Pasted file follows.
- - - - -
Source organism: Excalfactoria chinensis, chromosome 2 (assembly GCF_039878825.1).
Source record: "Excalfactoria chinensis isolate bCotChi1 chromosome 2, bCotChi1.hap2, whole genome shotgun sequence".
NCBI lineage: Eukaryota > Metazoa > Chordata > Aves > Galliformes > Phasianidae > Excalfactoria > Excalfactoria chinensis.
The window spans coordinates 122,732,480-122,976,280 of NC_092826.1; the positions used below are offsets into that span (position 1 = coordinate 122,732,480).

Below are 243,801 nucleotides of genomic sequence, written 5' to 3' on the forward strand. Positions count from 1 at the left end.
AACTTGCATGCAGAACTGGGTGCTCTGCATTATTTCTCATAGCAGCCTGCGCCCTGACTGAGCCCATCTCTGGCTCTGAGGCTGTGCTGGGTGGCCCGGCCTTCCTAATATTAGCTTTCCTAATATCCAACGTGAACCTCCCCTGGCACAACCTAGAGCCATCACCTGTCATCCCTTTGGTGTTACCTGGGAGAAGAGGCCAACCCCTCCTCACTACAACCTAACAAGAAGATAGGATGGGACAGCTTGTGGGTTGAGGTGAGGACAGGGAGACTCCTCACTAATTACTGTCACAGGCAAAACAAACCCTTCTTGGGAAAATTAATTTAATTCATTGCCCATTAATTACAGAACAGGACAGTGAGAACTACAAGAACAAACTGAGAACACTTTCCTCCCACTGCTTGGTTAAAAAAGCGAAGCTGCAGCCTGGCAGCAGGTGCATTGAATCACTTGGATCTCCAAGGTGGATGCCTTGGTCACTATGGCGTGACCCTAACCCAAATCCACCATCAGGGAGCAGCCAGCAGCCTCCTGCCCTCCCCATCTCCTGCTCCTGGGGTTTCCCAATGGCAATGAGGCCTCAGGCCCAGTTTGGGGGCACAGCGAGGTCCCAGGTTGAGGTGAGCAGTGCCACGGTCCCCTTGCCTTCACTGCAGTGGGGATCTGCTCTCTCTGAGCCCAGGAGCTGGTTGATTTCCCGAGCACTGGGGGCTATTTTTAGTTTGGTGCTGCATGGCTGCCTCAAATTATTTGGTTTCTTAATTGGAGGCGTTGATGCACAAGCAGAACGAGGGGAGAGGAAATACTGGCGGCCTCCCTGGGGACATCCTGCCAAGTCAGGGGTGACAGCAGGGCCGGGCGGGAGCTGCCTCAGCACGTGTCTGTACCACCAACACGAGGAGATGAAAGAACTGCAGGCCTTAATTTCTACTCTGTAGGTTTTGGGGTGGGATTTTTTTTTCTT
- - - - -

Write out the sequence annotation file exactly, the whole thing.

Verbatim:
Source organism: Excalfactoria chinensis, chromosome 2 (assembly GCF_039878825.1).
Source record: "Excalfactoria chinensis isolate bCotChi1 chromosome 2, bCotChi1.hap2, whole genome shotgun sequence".
NCBI lineage: Eukaryota > Metazoa > Chordata > Aves > Galliformes > Phasianidae > Excalfactoria > Excalfactoria chinensis.
The window spans coordinates 122,732,480-122,976,280 of NC_092826.1; the positions used below are offsets into that span (position 1 = coordinate 122,732,480).

Below are 243,801 nucleotides of genomic sequence, written 5' to 3' on the forward strand. Positions count from 1 at the left end.
AACTTGCATGCAGAACTGGGTGCTCTGCATTATTTCTCATAGCAGCCTGCGCCCTGACTGAGCCCATCTCTGGCTCTGAGGCTGTGCTGGGTGGCCCGGCCTTCCTAATATTAGCTTTCCTAATATCCAACGTGAACCTCCCCTGGCACAACCTAGAGCCATCACCTGTCATCCCTTTGGTGTTACCTGGGAGAAGAGGCCAACCCCTCCTCACTACAACCTAACAAGAAGATAGGATGGGACAGCTTGTGGGTTGAGGTGAGGACAGGGAGACTCCTCACTAATTACTGTCACAGGCAAAACAAACCCTTCTTGGGAAAATTAATTTAATTCATTGCCCATTAATTACAGAACAGGACAGTGAGAACTACAAGAACAAACTGAGAACACTTTCCTCCCACTGCTTGGTTAAAAAAGCGAAGCTGCAGCCTGGCAGCAGGTGCATTGAATCACTTGGATCTCCAAGGTGGATGCCTTGGTCACTATGGCGTGACCCTAACCCAAATCCACCATCAGGGAGCAGCCAGCAGCCTCCTGCCCTCCCCATCTCCTGCTCCTGGGGTTTCCCAATGGCAATGAGGCCTCAGGCCCAGTTTGGGGGCACAGCGAGGTCCCAGGTTGAGGTGAGCAGTGCCACGGTCCCCTTGCCTTCACTGCAGTGGGGATCTGCTCTCTCTGAGCCCAGGAGCTGGTTGATTTCCCGAGCACTGGGGGCTATTTTTAGTTTGGTGCTGCATGGCTGCCTCAAATTATTTGGTTTCTTAATTGGAGGCGTTGATGCACAAGCAGAACGAGGGGAGAGGAAATACTGGCGGCCTCCCTGGGGACATCCTGCCAAGTCAGGGGTGACAGCAGGGCCGGGCGGGAGCTGCCTCAGCACGTGTCTGTACCACCAACACGAGGAGATGAAAGAACTGCAGGCCTTAATTTCTACTCTGTAGGTTTTGGGGTGGGATTTTTTTTTCTT